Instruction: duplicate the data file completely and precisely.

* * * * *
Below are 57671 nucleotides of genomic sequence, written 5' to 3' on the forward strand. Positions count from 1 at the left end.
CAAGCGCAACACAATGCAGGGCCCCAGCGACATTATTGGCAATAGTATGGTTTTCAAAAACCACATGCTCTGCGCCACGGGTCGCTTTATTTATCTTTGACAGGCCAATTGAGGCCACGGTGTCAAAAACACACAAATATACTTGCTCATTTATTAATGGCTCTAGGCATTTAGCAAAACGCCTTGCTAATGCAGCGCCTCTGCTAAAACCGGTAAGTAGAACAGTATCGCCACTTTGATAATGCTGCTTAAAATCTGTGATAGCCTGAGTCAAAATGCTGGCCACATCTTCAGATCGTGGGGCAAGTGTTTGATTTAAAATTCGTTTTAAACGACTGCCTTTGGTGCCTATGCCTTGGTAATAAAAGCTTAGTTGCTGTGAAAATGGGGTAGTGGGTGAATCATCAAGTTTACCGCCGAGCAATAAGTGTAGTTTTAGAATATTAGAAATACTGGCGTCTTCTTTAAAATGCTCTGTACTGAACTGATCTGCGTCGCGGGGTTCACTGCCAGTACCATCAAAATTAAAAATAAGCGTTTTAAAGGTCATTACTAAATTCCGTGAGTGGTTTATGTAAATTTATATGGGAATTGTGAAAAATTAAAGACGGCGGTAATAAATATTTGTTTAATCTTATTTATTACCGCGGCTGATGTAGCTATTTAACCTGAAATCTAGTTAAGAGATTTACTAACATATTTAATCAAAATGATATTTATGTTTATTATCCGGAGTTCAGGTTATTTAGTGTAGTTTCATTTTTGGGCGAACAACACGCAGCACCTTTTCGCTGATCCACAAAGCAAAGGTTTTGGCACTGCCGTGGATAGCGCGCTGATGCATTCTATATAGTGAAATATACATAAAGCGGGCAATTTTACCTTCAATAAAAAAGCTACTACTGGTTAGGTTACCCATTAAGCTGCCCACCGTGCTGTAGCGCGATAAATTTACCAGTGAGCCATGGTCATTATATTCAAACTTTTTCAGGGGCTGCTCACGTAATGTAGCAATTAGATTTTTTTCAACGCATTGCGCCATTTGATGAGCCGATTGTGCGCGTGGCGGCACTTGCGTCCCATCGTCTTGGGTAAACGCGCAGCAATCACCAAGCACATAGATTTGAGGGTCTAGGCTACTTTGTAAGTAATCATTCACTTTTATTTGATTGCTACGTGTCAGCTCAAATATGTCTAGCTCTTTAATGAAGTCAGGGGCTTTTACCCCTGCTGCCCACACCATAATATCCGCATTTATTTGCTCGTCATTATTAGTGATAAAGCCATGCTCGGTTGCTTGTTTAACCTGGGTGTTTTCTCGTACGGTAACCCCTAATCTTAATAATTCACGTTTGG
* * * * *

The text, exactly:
Below are 57671 nucleotides of genomic sequence, written 5' to 3' on the forward strand. Positions count from 1 at the left end.
CAAGCGCAACACAATGCAGGGCCCCAGCGACATTATTGGCAATAGTATGGTTTTCAAAAACCACATGCTCTGCGCCACGGGTCGCTTTATTTATCTTTGACAGGCCAATTGAGGCCACGGTGTCAAAAACACACAAATATACTTGCTCATTTATTAATGGCTCTAGGCATTTAGCAAAACGCCTTGCTAATGCAGCGCCTCTGCTAAAACCGGTAAGTAGAACAGTATCGCCACTTTGATAATGCTGCTTAAAATCTGTGATAGCCTGAGTCAAAATGCTGGCCACATCTTCAGATCGTGGGGCAAGTGTTTGATTTAAAATTCGTTTTAAACGACTGCCTTTGGTGCCTATGCCTTGGTAATAAAAGCTTAGTTGCTGTGAAAATGGGGTAGTGGGTGAATCATCAAGTTTACCGCCGAGCAATAAGTGTAGTTTTAGAATATTAGAAATACTGGCGTCTTCTTTAAAATGCTCTGTACTGAACTGATCTGCGTCGCGGGGTTCACTGCCAGTACCATCAAAATTAAAAATAAGCGTTTTAAAGGTCATTACTAAATTCCGTGAGTGGTTTATGTAAATTTATATGGGAATTGTGAAAAATTAAAGACGGCGGTAATAAATATTTGTTTAATCTTATTTATTACCGCGGCTGATGTAGCTATTTAACCTGAAATCTAGTTAAGAGATTTACTAACATATTTAATCAAAATGATATTTATGTTTATTATCCGGAGTTCAGGTTATTTAGTGTAGTTTCATTTTTGGGCGAACAACACGCAGCACCTTTTCGCTGATCCACAAAGCAAAGGTTTTGGCACTGCCGTGGATAGCGCGCTGATGCATTCTATATAGTGAAATATACATAAAGCGGGCAATTTTACCTTCAATAAAAAAGCTACTACTGGTTAGGTTACCCATTAAGCTGCCCACCGTGCTGTAGCGCGATAAATTTACCAGTGAGCCATGGTCATTATATTCAAACTTTTTCAGGGGCTGCTCACGTAATGTAGCAATTAGATTTTTTTCAACGCATTGCGCCATTTGATGAGCCGATTGTGCGCGTGGCGGCACTTGCGTCCCATCGTCTTGGGTAAACGCGCAGCAATCACCAAGCACATAGATTTGAGGGTCTAGGCTACTTTGTAAGTAATCATTCACTTTTATTTGATTGCTACGTGTCAGCTCAAATATGTCTAGCTCTTTAATGAAGTCAGGGGCTTTTACCCCTGCTGCCCACACCATAATATCCGCATTTATTTGCTCGTCATTATTAGTGATAAAGCCATGCTCGGTTGCTTGTTTAACCTGGGTGTTTTCTCGTACGGTAACCCCTAATCTTAATAATTCACGTTTGG